For the past several years, the action camera market has expanded in nearly every direction. What used to be generally considered exclusively the domain of GoPro is now filled with a wide range of offerings from many companies that offer a number of different feature sets, form factors, and price points. GoPro is still arguably the top of the pops, but the charts are now full of talent. We’ve gathered together a host of great options for various consumers and use cases.
GoPro Hero 10 Black
The latest and greatest from the oldest player in the game, GoPro’s Hero 10 Black is built on a new processor for the company. This allows for faster captures, increased resolution, and vastly improved image stabilization, using what the company calls HyperSmooth 4. It’s almost as impressive as having your camera on a gimbal, and can shoot in resolution all the way up to 5.3K, at 60 frames per second. This tenth iteration of the quintessential action camera also includes the best noise reduction yet, while video tone mapping is great for finding detail in the shadows of video, and helps extricate clean 19MP still images from recorded video. Available for $350 directly from GoPro, with a free one-year subscription ($100/year after that), which includes unlimited cloud backup plus auto uploads, and a no-questions-asked camera replacement.
Insta360 One RS
The Insta360 One RS essentially lets you have two cameras in one: a traditional 4K camera, as well as a 360 camera for recording dynamic, immersive footage (to be viewed in VR, for instance). It can be separated into three pieces: the camera module (with the lens), the control module (with a color touchscreen), and the battery. The modular design is slick (only a tad larger than the GoPro Hero10 when put together), and the lenses can even be reversed, letting you use them in selfie mode. For the action sports crowd, the Freeze Frame feature is pretty neat, letting you select a point in time, freeze the video for five to 10 seconds as the viewpoint changes, and then resume — adding drama to tricks and stunts. The One RS is available in several configurations: the Twin Edition, which includes a 4K Boost Lens and 360 Lens for $549.99; the 4K Edition, with just the 4K Boost Lens for $299.99, and the 1-Inch Edition, which includes the older 1-inch camera module for $549.99.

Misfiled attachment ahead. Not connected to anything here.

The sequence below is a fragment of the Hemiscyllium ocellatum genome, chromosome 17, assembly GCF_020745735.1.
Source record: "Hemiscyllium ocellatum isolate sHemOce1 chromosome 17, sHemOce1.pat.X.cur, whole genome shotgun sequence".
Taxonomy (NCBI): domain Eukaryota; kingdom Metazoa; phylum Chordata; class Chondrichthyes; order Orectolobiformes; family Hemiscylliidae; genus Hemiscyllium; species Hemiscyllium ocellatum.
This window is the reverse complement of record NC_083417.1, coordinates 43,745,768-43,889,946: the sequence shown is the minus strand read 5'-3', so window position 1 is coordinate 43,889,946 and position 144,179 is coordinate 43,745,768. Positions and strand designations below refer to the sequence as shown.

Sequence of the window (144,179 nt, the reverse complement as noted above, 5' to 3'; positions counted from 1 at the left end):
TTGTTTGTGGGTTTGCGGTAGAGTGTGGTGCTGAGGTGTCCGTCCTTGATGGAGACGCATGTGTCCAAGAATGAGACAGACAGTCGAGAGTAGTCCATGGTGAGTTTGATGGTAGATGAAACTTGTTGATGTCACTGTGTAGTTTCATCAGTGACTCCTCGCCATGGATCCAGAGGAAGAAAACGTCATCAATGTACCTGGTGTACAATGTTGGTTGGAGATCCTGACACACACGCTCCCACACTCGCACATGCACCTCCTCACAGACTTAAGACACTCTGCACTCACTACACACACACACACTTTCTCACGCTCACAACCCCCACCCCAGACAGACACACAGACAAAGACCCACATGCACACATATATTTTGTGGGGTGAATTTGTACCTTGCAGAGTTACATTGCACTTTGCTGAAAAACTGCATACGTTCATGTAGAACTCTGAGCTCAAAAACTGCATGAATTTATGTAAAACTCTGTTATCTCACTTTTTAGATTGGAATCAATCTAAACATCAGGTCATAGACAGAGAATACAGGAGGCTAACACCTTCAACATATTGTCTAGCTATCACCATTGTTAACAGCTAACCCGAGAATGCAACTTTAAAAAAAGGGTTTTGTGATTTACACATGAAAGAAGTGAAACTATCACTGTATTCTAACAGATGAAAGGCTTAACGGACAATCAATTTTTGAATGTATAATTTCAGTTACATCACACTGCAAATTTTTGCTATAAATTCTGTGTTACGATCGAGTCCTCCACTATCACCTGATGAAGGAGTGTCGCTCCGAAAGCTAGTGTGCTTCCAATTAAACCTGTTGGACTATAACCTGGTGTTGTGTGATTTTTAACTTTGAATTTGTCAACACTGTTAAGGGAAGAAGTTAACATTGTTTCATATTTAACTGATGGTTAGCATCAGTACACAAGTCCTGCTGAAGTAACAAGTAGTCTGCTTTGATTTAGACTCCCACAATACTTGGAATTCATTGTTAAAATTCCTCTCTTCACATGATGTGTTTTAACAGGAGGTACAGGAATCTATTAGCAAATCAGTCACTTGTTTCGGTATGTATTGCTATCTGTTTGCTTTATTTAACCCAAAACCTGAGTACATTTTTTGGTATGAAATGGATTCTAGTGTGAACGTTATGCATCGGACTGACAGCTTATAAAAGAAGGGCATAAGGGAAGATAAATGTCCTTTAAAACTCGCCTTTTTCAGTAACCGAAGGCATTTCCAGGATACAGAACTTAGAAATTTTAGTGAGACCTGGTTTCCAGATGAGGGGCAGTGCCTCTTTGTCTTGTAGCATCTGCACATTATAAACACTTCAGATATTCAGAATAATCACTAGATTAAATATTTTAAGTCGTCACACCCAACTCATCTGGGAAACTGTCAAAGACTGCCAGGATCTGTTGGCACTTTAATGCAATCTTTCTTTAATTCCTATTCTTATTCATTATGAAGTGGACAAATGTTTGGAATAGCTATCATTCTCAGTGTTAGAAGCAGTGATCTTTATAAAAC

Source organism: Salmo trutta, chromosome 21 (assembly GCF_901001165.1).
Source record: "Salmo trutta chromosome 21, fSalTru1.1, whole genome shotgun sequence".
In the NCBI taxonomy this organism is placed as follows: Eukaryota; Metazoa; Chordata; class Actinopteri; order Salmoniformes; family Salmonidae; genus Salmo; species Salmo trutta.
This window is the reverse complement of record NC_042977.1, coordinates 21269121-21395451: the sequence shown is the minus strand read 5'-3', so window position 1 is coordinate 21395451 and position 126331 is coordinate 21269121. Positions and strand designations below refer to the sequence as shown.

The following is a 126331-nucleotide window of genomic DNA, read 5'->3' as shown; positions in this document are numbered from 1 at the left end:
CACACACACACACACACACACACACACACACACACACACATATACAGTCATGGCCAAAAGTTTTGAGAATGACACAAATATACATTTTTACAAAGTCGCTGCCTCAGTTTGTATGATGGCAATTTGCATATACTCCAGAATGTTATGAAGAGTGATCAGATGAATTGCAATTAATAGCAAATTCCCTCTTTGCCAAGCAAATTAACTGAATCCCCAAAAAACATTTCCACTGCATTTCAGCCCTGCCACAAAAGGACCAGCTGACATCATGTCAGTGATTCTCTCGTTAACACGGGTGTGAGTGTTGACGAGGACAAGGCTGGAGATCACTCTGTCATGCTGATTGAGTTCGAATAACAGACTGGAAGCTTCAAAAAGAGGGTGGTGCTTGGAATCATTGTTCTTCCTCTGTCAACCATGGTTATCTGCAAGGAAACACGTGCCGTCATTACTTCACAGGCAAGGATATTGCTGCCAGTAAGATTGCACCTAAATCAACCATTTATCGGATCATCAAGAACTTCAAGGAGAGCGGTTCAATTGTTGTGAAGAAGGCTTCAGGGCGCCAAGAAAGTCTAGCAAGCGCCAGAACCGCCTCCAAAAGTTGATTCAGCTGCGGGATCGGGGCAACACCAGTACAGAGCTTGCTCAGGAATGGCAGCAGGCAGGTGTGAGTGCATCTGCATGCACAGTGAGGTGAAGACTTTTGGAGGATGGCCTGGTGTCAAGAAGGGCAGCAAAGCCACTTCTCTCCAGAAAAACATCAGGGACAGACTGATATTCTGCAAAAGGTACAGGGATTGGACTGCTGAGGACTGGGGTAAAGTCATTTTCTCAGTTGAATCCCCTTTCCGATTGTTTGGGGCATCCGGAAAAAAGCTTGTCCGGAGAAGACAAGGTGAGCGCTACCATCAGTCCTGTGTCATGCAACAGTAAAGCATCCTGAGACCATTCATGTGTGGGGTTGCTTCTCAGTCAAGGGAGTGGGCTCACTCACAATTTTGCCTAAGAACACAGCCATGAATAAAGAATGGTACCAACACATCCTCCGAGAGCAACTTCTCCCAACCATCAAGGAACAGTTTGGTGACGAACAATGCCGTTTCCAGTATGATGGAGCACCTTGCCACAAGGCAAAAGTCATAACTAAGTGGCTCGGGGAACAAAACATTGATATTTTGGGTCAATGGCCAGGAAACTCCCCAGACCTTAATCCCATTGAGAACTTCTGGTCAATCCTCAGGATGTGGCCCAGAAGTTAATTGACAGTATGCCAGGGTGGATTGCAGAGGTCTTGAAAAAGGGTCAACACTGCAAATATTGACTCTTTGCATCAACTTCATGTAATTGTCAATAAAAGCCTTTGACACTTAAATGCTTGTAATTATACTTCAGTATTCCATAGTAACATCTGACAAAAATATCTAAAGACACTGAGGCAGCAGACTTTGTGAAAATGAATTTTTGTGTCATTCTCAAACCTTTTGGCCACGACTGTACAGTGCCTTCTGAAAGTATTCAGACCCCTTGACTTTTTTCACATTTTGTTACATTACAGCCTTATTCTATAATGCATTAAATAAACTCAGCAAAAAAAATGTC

With a screen that’s positioned on its top surface and a svelte, low-profile body, OCLU’s design is unique in the action camera space. The shape makes it ideal for positioning it, say, beneath the peak of a helmet when riding a bicycle, or underneath a skateboard, while the position of the viewscreen on the top face of the camera is great when the device is attached to a handheld grip or mounted on your chest, giving you a clear view of the frame from above. The OCLU foregoes a touchscreen in favor of buttons for recording and navigation, and shoots 4K at 30 frames per second (fps) or, for slo-mo footage, 1080p at 120 fps. While the OCLU works with GoPro-compatible accessories, it’s also bundled with mounts for various snow, road, and water activities: a chest mount, waterproof housing, and various grips and mounts.
DJI Action 2 Camera
Top-tier drone maker DJI’s newest action cam — dubbed simply Action 2 — is its most compact to date. The Action 2 is fully modular, meaning that if diminutive size is essential, it can be taken apart and then used to shoot with just the tiny lens and screen alone. Assuming you can live with limited storage (32 GB) and battery (roughly 15 to 20 minutes when shooting 4K video) in this mode, this is as small as high-quality action cameras get. The flexibility doesn’t stop there; if you’re planning to use it in the water, you can throw on the underwater case. The Action 2’s built-in stabilization is complemented by a very cool feature called “horizon stabilization,” whereby your footage is kept level — even when the camera itself is tilted up to 45 degrees. The Action 2 is available for $399.99.
Akaso Brave 8
The current flagship from Akaso, the Brave 8 doesn’t skimp on the specs front: Its half-inch 48MP, 1.6um Quad Pixel sensor is one of the highest-quality sensors on the market. The 8K time-lapse video has to be the standout here, too, giving next-generation video quality to a popular shooting format. While its software and phone app leave something to be desired, the camera comes with several handy accessories as standard: various mounts, a case, and a remote control. It captures 4K 60fps video at up to 33 feet standard, and up to 196 feet in its waterproof case. It’s available for $279.99.
Apeman Seeker R1
While it can handle plenty of action cam duties, the Apeman Seeker is designed as a cycling camera. Mounting on the back of your bike, it streams a “virtual rearview mirror” to your phone screen, while also integrating smart taillight, brake light, and bike lane indicators. It shoots 4K video and still photos with its 12.3MP sensor, powered by a four-core 1GHz processor and six-axis electronic image stabilization. It has front and rear displays, and will run for up to 60 minutes of recording on a charge. There’s even a front-facing version that integrates a “live stats” dashboard cam, and auto-adapting headlight. Kickstarter backers were able to preorder theirs for $299, and the Seeker R1 should be available over the coming months to everyone else at a slightly higher price point.